What can make 1 cup?

When it comes to cooking and baking, measuring ingredients precisely is extremely important for achieving the desired results. Many recipes call for ingredients to be measured in terms of cups, especially when it comes to liquids and dry goods. But what exactly constitutes 1 cup? Here are some quick answers about what common kitchen items can make 1 cup:

Dry Goods

There are several dry goods that can be measured to make 1 cup:

  • All-purpose flour (spoon and sweep method)
  • Granulated sugar
  • Brown sugar, packed
  • White rice, uncooked
  • Rolled oats
  • Chopped nuts
  • Dried beans, lentils, or peas
  • Breadcrumbs
  • Cornmeal
  • Powdered sugar (sifted)

When measuring dry goods, it’s important to use the proper technique for an accurate 1 cup. The spoon and sweep method involves spooning the ingredient into a measuring cup, then leveling it off by sweeping the back of a knife or other straight edge across the top.


There are also several liquid ingredients that are commonly measured in cups:

  • Water
  • Milk (whole, 2%, 1%, skim)
  • Heavy cream
  • Buttermilk
  • Oil (vegetable, olive, canola, etc.)
  • Maple syrup
  • Honey
  • Molasses
  • Broth (chicken, beef, vegetable)
  • Juice (orange, apple, cranberry)

For accurate measuring, liquids should be poured into a liquid measuring cup with the measuring lines. The cup should be placed on a flat surface and viewed at eye level to get the right amount.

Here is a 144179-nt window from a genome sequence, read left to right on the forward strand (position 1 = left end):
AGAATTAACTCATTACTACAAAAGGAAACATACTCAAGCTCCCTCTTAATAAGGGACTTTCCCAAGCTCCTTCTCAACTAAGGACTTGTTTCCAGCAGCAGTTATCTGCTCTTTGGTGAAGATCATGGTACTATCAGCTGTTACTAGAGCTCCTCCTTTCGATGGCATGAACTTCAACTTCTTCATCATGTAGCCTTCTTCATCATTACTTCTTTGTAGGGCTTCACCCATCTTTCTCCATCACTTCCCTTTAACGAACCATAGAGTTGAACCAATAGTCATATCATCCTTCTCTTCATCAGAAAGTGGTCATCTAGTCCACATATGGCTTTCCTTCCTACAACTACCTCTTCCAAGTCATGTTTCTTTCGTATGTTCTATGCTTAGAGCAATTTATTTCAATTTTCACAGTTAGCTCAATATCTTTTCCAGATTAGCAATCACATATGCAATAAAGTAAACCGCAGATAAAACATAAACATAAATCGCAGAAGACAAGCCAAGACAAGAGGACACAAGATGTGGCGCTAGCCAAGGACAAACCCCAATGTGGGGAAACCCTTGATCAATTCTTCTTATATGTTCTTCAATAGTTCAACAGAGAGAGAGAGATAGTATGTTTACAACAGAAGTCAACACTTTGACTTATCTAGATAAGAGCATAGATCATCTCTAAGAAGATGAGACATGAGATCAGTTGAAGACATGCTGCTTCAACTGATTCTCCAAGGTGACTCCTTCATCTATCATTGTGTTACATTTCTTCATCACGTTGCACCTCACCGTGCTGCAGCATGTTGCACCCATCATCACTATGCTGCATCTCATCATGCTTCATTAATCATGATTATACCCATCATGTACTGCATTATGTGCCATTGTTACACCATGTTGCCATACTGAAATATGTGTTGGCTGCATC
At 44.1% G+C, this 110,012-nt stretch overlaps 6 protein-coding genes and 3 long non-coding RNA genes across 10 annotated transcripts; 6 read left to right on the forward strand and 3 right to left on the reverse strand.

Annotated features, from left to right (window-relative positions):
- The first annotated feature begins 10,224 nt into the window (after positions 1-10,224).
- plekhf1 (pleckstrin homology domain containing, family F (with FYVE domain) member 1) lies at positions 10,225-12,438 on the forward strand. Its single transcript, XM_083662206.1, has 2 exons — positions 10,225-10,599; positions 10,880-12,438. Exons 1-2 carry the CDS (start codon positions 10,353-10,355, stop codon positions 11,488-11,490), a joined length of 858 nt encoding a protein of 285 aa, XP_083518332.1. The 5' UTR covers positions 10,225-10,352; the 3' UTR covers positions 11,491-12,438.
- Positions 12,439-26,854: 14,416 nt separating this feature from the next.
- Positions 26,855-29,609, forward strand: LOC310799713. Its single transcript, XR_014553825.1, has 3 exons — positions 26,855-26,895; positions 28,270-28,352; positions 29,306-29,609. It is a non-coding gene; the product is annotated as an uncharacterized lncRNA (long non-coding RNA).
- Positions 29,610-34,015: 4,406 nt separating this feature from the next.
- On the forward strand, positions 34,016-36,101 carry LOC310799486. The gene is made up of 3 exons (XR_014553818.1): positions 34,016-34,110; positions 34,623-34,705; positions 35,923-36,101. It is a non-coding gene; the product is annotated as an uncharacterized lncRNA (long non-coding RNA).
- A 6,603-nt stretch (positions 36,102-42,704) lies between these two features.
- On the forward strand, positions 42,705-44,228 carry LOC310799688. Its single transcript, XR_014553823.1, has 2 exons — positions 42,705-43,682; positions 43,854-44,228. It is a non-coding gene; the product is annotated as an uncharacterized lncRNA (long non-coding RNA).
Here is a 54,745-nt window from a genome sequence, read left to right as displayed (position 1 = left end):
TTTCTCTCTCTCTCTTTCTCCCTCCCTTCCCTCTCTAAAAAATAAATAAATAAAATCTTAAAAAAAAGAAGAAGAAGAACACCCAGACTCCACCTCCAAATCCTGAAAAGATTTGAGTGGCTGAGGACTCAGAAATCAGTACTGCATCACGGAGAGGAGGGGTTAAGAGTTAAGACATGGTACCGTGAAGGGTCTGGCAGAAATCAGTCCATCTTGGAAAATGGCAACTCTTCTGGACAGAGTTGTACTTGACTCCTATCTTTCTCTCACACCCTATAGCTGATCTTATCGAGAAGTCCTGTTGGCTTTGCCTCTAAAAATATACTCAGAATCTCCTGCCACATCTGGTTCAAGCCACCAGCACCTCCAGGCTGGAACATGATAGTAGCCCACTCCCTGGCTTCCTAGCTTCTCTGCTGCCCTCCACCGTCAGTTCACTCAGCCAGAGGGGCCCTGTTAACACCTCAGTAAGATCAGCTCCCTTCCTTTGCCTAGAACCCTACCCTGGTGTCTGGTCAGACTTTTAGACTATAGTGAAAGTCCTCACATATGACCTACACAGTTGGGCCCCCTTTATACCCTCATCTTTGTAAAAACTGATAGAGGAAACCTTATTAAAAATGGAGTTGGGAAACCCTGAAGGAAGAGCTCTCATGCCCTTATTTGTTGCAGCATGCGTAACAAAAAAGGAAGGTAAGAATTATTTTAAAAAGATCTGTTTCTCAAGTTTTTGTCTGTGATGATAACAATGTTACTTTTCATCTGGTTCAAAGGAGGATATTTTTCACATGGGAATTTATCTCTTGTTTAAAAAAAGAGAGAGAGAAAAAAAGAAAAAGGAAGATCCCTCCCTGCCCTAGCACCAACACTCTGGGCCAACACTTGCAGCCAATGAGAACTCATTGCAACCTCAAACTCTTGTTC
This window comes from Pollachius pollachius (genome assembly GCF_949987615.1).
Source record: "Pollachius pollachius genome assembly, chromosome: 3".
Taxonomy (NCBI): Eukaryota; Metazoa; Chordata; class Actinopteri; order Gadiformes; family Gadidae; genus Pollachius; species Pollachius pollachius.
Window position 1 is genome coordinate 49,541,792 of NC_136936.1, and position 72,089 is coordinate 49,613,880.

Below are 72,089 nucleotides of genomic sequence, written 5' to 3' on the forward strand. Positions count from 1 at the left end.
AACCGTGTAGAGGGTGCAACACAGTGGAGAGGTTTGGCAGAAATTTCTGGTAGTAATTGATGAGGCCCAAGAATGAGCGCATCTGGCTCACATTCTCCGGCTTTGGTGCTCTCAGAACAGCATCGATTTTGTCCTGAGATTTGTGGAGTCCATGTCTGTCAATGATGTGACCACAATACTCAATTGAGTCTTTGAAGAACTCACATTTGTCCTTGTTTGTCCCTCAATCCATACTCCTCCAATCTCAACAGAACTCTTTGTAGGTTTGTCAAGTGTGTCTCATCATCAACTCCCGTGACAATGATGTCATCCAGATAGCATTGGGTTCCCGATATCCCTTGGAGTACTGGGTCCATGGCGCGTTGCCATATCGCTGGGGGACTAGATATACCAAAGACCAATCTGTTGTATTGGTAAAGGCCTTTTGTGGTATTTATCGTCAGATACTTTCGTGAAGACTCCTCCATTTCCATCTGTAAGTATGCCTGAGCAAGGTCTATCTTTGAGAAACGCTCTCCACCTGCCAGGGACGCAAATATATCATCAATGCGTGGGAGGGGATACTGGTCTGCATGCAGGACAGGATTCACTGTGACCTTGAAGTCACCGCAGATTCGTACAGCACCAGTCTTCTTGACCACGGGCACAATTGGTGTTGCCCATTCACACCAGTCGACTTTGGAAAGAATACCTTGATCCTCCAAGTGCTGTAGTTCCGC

Butter and Shortening

When a recipe calls for butter or shortening, the standard measurement is 1 stick = 1/2 cup. So 2 sticks of butter or shortening would equal 1 cup. The wrappers on grocery store butter are typically marked with tablespoon lines to make cutting easier.

Common Kitchen Items

In addition to pantry staples, there are some common kitchen items that conveniently equal 1 cup in volume:

  • 1 medium onion, diced
  • 2 large eggs
  • 1 cupcake
  • 5-6 medium mushrooms, sliced
  • About 20 standard graham cracker squares
  • 24 standard ice cubes
  • 1 small apple, chopped
  • 1 medium potato, peeled and cubed
  • 2 medium carrots, sliced
  • 1 large banana, sliced
  • 1 cup kidney beans, drained and rinsed
  • 1 cup green peas, thawed if frozen
  • 1 cup blueberries or raspberries
  • 1 cup walnuts, halved

The list could go on and on, but this covers some of the most common kitchen items that conveniently correspond to a 1 cup measurement.

Packaged Foods

Many packaged foods are designed to be 1 cup for convenience in recipes:

  • 1 (8oz) block of cream cheese
  • 1 (6oz) container of yogurt
  • 1 box of Jell-O powder
  • 1 sleeve of graham crackers (5 full crackers)
  • 1 package of ramen noodles
  • 1 package of instant pudding mix
  • 1 package of instant oatmeal
  • 1 (4oz) box of chicken or vegetable broth concentrate

Always check the labels on packaged items for exact volumes. In some cases 1 cup and 8 ounces may not be equivalent.

Measuring Tools

In addition to kitchen items, there are some specific measuring tools and vessels that can be used to measure 1 cup:

  • 1 liquid measuring cup
  • 1 dry measuring cup
  • 16 tablespoons
  • 1/2 pint
  • 8 fluid ounces
  • 237 milliliters

Having a set of measuring cups and spoons allows you to precisely measure 1 cup of any ingredient. Dry and liquid measuring cups are calibrated differently to account for density.

Odd Shaped Items

Some foods are irregularly shaped or sized, making measuring by cups tricky:

  • 1 cup shredded cheese
  • 1 cup fresh herbs, packed
  • 1 cup chopped fruit or veggies
  • 1 cup nuts, whole or halved

For these items, gently pack the cups and level off for an approximate 1 cup measurement. Weighing on a food scale can give a more accurate quantity.